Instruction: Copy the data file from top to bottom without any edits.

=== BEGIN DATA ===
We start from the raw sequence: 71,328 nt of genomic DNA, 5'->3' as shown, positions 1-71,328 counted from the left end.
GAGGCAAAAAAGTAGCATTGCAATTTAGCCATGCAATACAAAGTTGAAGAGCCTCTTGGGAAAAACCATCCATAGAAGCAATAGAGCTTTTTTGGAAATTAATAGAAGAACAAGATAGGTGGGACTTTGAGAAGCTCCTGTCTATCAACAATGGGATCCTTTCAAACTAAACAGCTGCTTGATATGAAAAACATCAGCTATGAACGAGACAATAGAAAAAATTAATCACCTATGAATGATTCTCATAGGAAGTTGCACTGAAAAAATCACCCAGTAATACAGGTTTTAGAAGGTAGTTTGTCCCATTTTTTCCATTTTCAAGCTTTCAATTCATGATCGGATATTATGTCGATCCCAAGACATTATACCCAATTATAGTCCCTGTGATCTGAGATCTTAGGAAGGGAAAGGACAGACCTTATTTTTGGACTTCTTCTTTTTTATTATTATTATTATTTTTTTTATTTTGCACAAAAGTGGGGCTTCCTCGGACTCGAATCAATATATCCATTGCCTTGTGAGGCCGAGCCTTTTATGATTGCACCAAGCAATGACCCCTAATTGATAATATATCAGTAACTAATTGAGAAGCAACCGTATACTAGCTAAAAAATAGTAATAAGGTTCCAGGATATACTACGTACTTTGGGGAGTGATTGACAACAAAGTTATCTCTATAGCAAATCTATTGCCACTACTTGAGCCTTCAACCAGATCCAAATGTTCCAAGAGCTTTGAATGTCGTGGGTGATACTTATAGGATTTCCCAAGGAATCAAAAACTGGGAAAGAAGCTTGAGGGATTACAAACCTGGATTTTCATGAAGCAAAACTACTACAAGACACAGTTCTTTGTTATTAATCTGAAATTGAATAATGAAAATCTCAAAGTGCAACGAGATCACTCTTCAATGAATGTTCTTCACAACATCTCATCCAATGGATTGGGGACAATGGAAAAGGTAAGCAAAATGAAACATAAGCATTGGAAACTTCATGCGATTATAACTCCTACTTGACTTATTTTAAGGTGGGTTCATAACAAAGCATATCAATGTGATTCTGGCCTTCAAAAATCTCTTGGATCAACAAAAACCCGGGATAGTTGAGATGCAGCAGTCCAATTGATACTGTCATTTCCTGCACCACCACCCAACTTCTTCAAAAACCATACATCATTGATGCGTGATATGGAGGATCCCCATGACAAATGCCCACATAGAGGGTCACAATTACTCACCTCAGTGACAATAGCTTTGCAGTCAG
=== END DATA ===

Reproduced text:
We start from the raw sequence: 71,328 nt of genomic DNA, 5'->3' as shown, positions 1-71,328 counted from the left end.
GAGGCAAAAAAGTAGCATTGCAATTTAGCCATGCAATACAAAGTTGAAGAGCCTCTTGGGAAAAACCATCCATAGAAGCAATAGAGCTTTTTTGGAAATTAATAGAAGAACAAGATAGGTGGGACTTTGAGAAGCTCCTGTCTATCAACAATGGGATCCTTTCAAACTAAACAGCTGCTTGATATGAAAAACATCAGCTATGAACGAGACAATAGAAAAAATTAATCACCTATGAATGATTCTCATAGGAAGTTGCACTGAAAAAATCACCCAGTAATACAGGTTTTAGAAGGTAGTTTGTCCCATTTTTTCCATTTTCAAGCTTTCAATTCATGATCGGATATTATGTCGATCCCAAGACATTATACCCAATTATAGTCCCTGTGATCTGAGATCTTAGGAAGGGAAAGGACAGACCTTATTTTTGGACTTCTTCTTTTTTATTATTATTATTATTTTTTTTATTTTGCACAAAAGTGGGGCTTCCTCGGACTCGAATCAATATATCCATTGCCTTGTGAGGCCGAGCCTTTTATGATTGCACCAAGCAATGACCCCTAATTGATAATATATCAGTAACTAATTGAGAAGCAACCGTATACTAGCTAAAAAATAGTAATAAGGTTCCAGGATATACTACGTACTTTGGGGAGTGATTGACAACAAAGTTATCTCTATAGCAAATCTATTGCCACTACTTGAGCCTTCAACCAGATCCAAATGTTCCAAGAGCTTTGAATGTCGTGGGTGATACTTATAGGATTTCCCAAGGAATCAAAAACTGGGAAAGAAGCTTGAGGGATTACAAACCTGGATTTTCATGAAGCAAAACTACTACAAGACACAGTTCTTTGTTATTAATCTGAAATTGAATAATGAAAATCTCAAAGTGCAACGAGATCACTCTTCAATGAATGTTCTTCACAACATCTCATCCAATGGATTGGGGACAATGGAAAAGGTAAGCAAAATGAAACATAAGCATTGGAAACTTCATGCGATTATAACTCCTACTTGACTTATTTTAAGGTGGGTTCATAACAAAGCATATCAATGTGATTCTGGCCTTCAAAAATCTCTTGGATCAACAAAAACCCGGGATAGTTGAGATGCAGCAGTCCAATTGATACTGTCATTTCCTGCACCACCACCCAACTTCTTCAAAAACCATACATCATTGATGCGTGATATGGAGGATCCCCATGACAAATGCCCACATAGAGGGTCACAATTACTCACCTCAGTGACAATAGCTTTGCAGTCAG